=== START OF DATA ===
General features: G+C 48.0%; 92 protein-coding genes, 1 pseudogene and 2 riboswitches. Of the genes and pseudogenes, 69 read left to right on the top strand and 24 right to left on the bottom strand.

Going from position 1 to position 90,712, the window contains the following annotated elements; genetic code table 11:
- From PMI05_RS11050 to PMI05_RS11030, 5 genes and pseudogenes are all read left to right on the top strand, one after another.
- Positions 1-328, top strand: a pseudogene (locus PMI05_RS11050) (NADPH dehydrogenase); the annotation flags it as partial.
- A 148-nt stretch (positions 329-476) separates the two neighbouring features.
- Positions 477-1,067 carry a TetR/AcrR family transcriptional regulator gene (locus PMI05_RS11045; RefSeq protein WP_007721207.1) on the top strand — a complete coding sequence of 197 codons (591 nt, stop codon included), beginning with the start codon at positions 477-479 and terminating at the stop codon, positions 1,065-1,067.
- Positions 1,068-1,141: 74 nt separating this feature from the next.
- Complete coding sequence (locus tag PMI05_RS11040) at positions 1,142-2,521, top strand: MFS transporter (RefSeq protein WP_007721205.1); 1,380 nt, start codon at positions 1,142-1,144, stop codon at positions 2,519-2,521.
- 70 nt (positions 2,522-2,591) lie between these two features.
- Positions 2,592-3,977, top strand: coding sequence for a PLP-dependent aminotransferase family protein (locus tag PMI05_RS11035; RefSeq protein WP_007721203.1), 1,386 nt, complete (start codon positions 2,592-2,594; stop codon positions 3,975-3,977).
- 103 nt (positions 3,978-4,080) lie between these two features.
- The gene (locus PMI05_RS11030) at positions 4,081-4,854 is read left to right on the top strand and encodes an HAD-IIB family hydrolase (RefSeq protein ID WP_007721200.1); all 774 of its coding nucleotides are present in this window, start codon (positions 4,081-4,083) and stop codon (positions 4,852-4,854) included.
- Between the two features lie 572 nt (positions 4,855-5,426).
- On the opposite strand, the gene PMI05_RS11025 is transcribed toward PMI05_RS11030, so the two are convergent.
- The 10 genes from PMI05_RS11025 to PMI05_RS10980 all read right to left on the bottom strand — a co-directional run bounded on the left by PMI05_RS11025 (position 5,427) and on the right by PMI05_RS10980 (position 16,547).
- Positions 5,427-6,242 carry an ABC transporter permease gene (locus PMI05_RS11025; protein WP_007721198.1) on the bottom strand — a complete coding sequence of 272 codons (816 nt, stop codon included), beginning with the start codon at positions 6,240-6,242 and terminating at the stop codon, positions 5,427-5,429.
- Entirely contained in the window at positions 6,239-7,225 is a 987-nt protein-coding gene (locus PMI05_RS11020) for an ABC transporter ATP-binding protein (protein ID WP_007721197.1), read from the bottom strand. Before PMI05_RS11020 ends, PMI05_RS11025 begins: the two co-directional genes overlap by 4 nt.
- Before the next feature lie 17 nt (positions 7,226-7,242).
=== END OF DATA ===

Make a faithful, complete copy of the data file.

General features: G+C 48.0%; 92 protein-coding genes, 1 pseudogene and 2 riboswitches. Of the genes and pseudogenes, 69 read left to right on the top strand and 24 right to left on the bottom strand.

Going from position 1 to position 90,712, the window contains the following annotated elements; genetic code table 11:
- From PMI05_RS11050 to PMI05_RS11030, 5 genes and pseudogenes are all read left to right on the top strand, one after another.
- Positions 1-328, top strand: a pseudogene (locus PMI05_RS11050) (NADPH dehydrogenase); the annotation flags it as partial.
- A 148-nt stretch (positions 329-476) separates the two neighbouring features.
- Positions 477-1,067 carry a TetR/AcrR family transcriptional regulator gene (locus PMI05_RS11045; RefSeq protein WP_007721207.1) on the top strand — a complete coding sequence of 197 codons (591 nt, stop codon included), beginning with the start codon at positions 477-479 and terminating at the stop codon, positions 1,065-1,067.
- Positions 1,068-1,141: 74 nt separating this feature from the next.
- Complete coding sequence (locus tag PMI05_RS11040) at positions 1,142-2,521, top strand: MFS transporter (RefSeq protein WP_007721205.1); 1,380 nt, start codon at positions 1,142-1,144, stop codon at positions 2,519-2,521.
- 70 nt (positions 2,522-2,591) lie between these two features.
- Positions 2,592-3,977, top strand: coding sequence for a PLP-dependent aminotransferase family protein (locus tag PMI05_RS11035; RefSeq protein WP_007721203.1), 1,386 nt, complete (start codon positions 2,592-2,594; stop codon positions 3,975-3,977).
- 103 nt (positions 3,978-4,080) lie between these two features.
- The gene (locus PMI05_RS11030) at positions 4,081-4,854 is read left to right on the top strand and encodes an HAD-IIB family hydrolase (RefSeq protein ID WP_007721200.1); all 774 of its coding nucleotides are present in this window, start codon (positions 4,081-4,083) and stop codon (positions 4,852-4,854) included.
- Between the two features lie 572 nt (positions 4,855-5,426).
- On the opposite strand, the gene PMI05_RS11025 is transcribed toward PMI05_RS11030, so the two are convergent.
- The 10 genes from PMI05_RS11025 to PMI05_RS10980 all read right to left on the bottom strand — a co-directional run bounded on the left by PMI05_RS11025 (position 5,427) and on the right by PMI05_RS10980 (position 16,547).
- Positions 5,427-6,242 carry an ABC transporter permease gene (locus PMI05_RS11025; protein WP_007721198.1) on the bottom strand — a complete coding sequence of 272 codons (816 nt, stop codon included), beginning with the start codon at positions 6,240-6,242 and terminating at the stop codon, positions 5,427-5,429.
- Entirely contained in the window at positions 6,239-7,225 is a 987-nt protein-coding gene (locus PMI05_RS11020) for an ABC transporter ATP-binding protein (protein ID WP_007721197.1), read from the bottom strand. Before PMI05_RS11020 ends, PMI05_RS11025 begins: the two co-directional genes overlap by 4 nt.
- Before the next feature lie 17 nt (positions 7,226-7,242).